By Kathleen Kienitz, Esq.

A recurrent question in the context of estate planning, is what can I do to protect my home? To get to the answer, it is necessary to first ask: protect it from what? More often than not, the answer to the second question is usually along the lines of: from the state being able to take it. This concern usually arises from things people have heard about the homes of acquaintances that had to be sold in order to satisfy a claim against the estate for expenses paid by the state for long term care. It is true that this can happen, but there is a lot of misinformation swirling around about how and when it does happen.

If one receives assistance from the state for long term care from the MaineCare program, the state may try to recoup those expenses from the equity in the home. They can only do so if a number of factors have been met. First of all, if the home owner is still living, the state has no right to force the sale of the home. This is true even if the individual is in a long term care facility with no hope of ever returning home. All one must do is express the intention of returning home. It is only after the MaineCare recipient has died that the state can assert its claim. Even then, no claim may be made by the state if the MaineCare recipient has a surviving spouse or a disabled child. If there is no surviving spouse or disabled child, the state will bring its claim in Probate Court, and the Personal Representative of the estate will need to pay the claim, generally by selling the home and to the extent there are proceeds enough, using them to satisfy the claim. In some instances, there will not be enough to satisfy the claim and in others, there will be assets remaining to distribute to beneficiaries of the estate.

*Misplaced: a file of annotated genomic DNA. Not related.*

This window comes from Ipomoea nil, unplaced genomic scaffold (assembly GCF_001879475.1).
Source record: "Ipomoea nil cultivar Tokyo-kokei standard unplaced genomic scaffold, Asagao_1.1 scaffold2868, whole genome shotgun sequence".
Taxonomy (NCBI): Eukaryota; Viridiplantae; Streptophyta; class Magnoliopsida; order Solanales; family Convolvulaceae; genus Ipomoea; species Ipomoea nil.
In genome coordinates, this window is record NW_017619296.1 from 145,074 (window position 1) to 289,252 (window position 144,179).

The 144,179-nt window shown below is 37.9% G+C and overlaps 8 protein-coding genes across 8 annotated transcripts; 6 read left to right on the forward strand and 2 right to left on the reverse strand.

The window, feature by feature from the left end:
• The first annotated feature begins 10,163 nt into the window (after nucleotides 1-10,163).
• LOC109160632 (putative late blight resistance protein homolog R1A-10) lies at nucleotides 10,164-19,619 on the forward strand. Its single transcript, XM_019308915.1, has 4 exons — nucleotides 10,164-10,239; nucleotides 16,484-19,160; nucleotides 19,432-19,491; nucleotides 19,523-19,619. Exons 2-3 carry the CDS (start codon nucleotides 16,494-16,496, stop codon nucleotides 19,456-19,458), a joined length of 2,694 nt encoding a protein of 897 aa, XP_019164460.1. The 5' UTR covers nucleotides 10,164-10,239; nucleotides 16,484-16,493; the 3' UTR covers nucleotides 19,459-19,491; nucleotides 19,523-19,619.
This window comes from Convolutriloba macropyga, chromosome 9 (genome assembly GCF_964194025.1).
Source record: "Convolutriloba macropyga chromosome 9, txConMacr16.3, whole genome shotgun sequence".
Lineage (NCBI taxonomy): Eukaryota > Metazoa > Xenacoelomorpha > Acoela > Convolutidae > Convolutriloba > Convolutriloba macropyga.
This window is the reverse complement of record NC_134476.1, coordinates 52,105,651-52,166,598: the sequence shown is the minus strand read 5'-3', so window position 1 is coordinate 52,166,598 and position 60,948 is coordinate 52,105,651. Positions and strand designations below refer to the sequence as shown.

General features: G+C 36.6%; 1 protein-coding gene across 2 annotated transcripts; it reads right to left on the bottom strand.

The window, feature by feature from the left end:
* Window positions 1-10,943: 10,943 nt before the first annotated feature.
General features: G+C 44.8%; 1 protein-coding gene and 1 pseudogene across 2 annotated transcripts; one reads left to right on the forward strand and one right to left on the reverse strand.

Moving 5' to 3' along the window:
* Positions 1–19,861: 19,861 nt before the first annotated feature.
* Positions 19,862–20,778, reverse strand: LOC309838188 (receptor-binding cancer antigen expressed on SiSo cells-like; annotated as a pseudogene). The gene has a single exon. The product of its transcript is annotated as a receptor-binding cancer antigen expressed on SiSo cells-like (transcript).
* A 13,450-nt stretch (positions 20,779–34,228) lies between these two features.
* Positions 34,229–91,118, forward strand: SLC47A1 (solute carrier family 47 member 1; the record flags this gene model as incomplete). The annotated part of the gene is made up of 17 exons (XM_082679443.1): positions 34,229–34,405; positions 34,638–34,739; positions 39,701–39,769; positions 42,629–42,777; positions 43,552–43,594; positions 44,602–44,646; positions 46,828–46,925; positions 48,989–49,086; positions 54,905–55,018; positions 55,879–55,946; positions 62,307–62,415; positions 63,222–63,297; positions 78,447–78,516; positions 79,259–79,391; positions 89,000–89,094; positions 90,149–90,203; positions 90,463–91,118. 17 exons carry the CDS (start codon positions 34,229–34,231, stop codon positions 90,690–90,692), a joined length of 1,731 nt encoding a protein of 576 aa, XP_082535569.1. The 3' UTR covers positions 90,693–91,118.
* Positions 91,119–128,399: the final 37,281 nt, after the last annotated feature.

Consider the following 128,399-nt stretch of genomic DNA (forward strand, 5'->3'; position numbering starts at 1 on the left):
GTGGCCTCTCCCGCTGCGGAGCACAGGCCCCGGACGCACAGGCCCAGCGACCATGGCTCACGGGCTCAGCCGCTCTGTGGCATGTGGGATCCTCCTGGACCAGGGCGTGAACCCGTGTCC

To protect the home from this eventuality, there are steps that can be taken. This, however, opens up a whole new set of considerations. First of all, it necessarily involves changing ownership of the home in some form or another which opens up the possibility of becoming disqualified from eligibility for long term care assistance. Any transfer of asset made within five years of applying for long term care assistance will result in a penalty period of not being eligible. So an important consideration before making any such changes to ownership of the home is whether there is any possibility that such assistance might be needed within five years.

If it seems a safe bet to proceed given this consideration, the next issue is what type of transfer would be best.

The possibilities range from a complete transfer giving up all instance of ownership, to joint ownership with right of survival, to retaining a life estate, to a deed which only transfers at death. All of these choices carry varying degrees of protection and risks to the transferor, ranging from loss of control and unforeseen tax consequences and complete protection to probable protection. In short, transferring the home to protect it can be a good planning strategy, but it is not one that should be undertaken without a thorough consideration and understanding of all of these issues.

Originally published in the Sun Journal, Living Well Series, April 23, 2021